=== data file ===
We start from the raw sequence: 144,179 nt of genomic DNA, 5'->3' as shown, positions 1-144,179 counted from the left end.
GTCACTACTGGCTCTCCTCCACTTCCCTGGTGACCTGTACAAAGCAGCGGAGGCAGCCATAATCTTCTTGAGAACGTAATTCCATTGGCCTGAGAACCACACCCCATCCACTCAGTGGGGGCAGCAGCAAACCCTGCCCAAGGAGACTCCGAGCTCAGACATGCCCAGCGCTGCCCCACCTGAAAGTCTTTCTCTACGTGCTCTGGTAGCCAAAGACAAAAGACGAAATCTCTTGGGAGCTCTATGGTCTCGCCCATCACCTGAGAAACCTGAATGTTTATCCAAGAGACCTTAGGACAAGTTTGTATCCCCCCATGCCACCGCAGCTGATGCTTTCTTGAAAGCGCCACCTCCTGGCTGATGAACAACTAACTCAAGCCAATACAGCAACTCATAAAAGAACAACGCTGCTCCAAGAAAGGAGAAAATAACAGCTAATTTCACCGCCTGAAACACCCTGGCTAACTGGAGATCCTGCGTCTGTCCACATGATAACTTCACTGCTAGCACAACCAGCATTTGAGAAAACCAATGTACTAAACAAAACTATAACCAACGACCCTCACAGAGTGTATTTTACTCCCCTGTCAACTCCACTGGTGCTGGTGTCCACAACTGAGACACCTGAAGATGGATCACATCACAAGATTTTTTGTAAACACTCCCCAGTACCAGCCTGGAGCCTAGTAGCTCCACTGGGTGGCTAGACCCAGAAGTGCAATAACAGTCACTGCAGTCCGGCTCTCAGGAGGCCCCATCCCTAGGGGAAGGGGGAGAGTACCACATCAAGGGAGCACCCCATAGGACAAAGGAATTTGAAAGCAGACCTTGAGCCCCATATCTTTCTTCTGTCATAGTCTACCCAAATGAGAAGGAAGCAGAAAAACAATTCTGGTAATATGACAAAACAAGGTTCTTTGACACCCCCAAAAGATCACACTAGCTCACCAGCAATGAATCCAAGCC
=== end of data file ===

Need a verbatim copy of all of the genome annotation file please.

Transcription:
We start from the raw sequence: 144,179 nt of genomic DNA, 5'->3' as shown, positions 1-144,179 counted from the left end.
GTCACTACTGGCTCTCCTCCACTTCCCTGGTGACCTGTACAAAGCAGCGGAGGCAGCCATAATCTTCTTGAGAACGTAATTCCATTGGCCTGAGAACCACACCCCATCCACTCAGTGGGGGCAGCAGCAAACCCTGCCCAAGGAGACTCCGAGCTCAGACATGCCCAGCGCTGCCCCACCTGAAAGTCTTTCTCTACGTGCTCTGGTAGCCAAAGACAAAAGACGAAATCTCTTGGGAGCTCTATGGTCTCGCCCATCACCTGAGAAACCTGAATGTTTATCCAAGAGACCTTAGGACAAGTTTGTATCCCCCCATGCCACCGCAGCTGATGCTTTCTTGAAAGCGCCACCTCCTGGCTGATGAACAACTAACTCAAGCCAATACAGCAACTCATAAAAGAACAACGCTGCTCCAAGAAAGGAGAAAATAACAGCTAATTTCACCGCCTGAAACACCCTGGCTAACTGGAGATCCTGCGTCTGTCCACATGATAACTTCACTGCTAGCACAACCAGCATTTGAGAAAACCAATGTACTAAACAAAACTATAACCAACGACCCTCACAGAGTGTATTTTACTCCCCTGTCAACTCCACTGGTGCTGGTGTCCACAACTGAGACACCTGAAGATGGATCACATCACAAGATTTTTTGTAAACACTCCCCAGTACCAGCCTGGAGCCTAGTAGCTCCACTGGGTGGCTAGACCCAGAAGTGCAATAACAGTCACTGCAGTCCGGCTCTCAGGAGGCCCCATCCCTAGGGGAAGGGGGAGAGTACCACATCAAGGGAGCACCCCATAGGACAAAGGAATTTGAAAGCAGACCTTGAGCCCCATATCTTTCTTCTGTCATAGTCTACCCAAATGAGAAGGAAGCAGAAAAACAATTCTGGTAATATGACAAAACAAGGTTCTTTGACACCCCCAAAAGATCACACTAGCTCACCAGCAATGAATCCAAGCC